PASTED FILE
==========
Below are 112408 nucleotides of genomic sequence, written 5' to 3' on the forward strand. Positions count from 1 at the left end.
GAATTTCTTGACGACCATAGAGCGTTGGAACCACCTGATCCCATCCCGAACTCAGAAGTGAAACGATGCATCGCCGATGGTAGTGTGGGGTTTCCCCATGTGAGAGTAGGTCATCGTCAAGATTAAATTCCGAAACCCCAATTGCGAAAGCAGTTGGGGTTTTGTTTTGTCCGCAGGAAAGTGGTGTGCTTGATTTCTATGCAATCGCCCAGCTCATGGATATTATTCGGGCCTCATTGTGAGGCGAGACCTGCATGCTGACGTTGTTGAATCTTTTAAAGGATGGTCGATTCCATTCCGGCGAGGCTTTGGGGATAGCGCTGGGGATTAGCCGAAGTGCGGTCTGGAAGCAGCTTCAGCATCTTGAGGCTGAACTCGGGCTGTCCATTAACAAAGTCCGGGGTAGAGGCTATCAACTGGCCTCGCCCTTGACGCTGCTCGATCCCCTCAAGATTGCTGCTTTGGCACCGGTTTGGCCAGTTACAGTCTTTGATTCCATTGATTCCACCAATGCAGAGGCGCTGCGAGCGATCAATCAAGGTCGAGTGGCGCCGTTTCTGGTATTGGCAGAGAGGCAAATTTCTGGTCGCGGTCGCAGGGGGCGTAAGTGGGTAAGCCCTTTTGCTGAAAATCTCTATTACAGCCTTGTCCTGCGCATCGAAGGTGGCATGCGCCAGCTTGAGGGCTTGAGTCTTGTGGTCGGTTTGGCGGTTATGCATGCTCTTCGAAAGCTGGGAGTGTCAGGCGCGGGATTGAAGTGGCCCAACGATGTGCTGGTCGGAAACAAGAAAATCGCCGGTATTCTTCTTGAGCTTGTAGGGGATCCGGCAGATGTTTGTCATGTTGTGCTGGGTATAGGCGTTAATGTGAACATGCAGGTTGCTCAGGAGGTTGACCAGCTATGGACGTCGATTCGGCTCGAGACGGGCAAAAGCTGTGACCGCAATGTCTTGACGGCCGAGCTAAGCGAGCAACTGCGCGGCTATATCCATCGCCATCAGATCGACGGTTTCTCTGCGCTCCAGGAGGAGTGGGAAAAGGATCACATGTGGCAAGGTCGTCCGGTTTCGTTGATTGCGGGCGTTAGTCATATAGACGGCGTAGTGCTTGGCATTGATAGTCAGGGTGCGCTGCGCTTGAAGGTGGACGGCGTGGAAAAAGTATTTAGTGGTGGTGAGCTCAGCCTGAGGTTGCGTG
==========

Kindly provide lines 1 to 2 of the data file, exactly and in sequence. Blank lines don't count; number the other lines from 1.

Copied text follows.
Below are 112408 nucleotides of genomic sequence, written 5' to 3' on the forward strand. Positions count from 1 at the left end.
GAATTTCTTGACGACCATAGAGCGTTGGAACCACCTGATCCCATCCCGAACTCAGAAGTGAAACGATGCATCGCCGATGGTAGTGTGGGGTTTCCCCATGTGAGAGTAGGTCATCGTCAAGATTAAATTCCGAAACCCCAATTGCGAAAGCAGTTGGGGTTTTGTTTTGTCCGCAGGAAAGTGGTGTGCTTGATTTCTATGCAATCGCCCAGCTCATGGATATTATTCGGGCCTCATTGTGAGGCGAGACCTGCATGCTGACGTTGTTGAATCTTTTAAAGGATGGTCGATTCCATTCCGGCGAGGCTTTGGGGATAGCGCTGGGGATTAGCCGAAGTGCGGTCTGGAAGCAGCTTCAGCATCTTGAGGCTGAACTCGGGCTGTCCATTAACAAAGTCCGGGGTAGAGGCTATCAACTGGCCTCGCCCTTGACGCTGCTCGATCCCCTCAAGATTGCTGCTTTGGCACCGGTTTGGCCAGTTACAGTCTTTGATTCCATTGATTCCACCAATGCAGAGGCGCTGCGAGCGATCAATCAAGGTCGAGTGGCGCCGTTTCTGGTATTGGCAGAGAGGCAAATTTCTGGTCGCGGTCGCAGGGGGCGTAAGTGGGTAAGCCCTTTTGCTGAAAATCTCTATTACAGCCTTGTCCTGCGCATCGAAGGTGGCATGCGCCAGCTTGAGGGCTTGAGTCTTGTGGTCGGTTTGGCGGTTATGCATGCTCTTCGAAAGCTGGGAGTGTCAGGCGCGGGATTGAAGTGGCCCAACGATGTGCTGGTCGGAAACAAGAAAATCGCCGGTATTCTTCTTGAGCTTGTAGGGGATCCGGCAGATGTTTGTCATGTTGTGCTGGGTATAGGCGTTAATGTGAACATGCAGGTTGCTCAGGAGGTTGACCAGCTATGGACGTCGATTCGGCTCGAGACGGGCAAAAGCTGTGACCGCAATGTCTTGACGGCCGAGCTAAGCGAGCAACTGCGCGGCTATATCCATCGCCATCAGATCGACGGTTTCTCTGCGCTCCAGGAGGAGTGGGAAAAGGATCACATGTGGCAAGGTCGTCCGGTTTCGTTGATTGCGGGCGTTAGTCATATAGACGGCGTAGTGCTTGGCATTGATAGTCAGGGTGCGCTGCGCTTGAAGGTGGACGGCGTGGAAAAAGTATTTAGTGGTGGTGAGCTCAGCCTGAGGTTGCGTG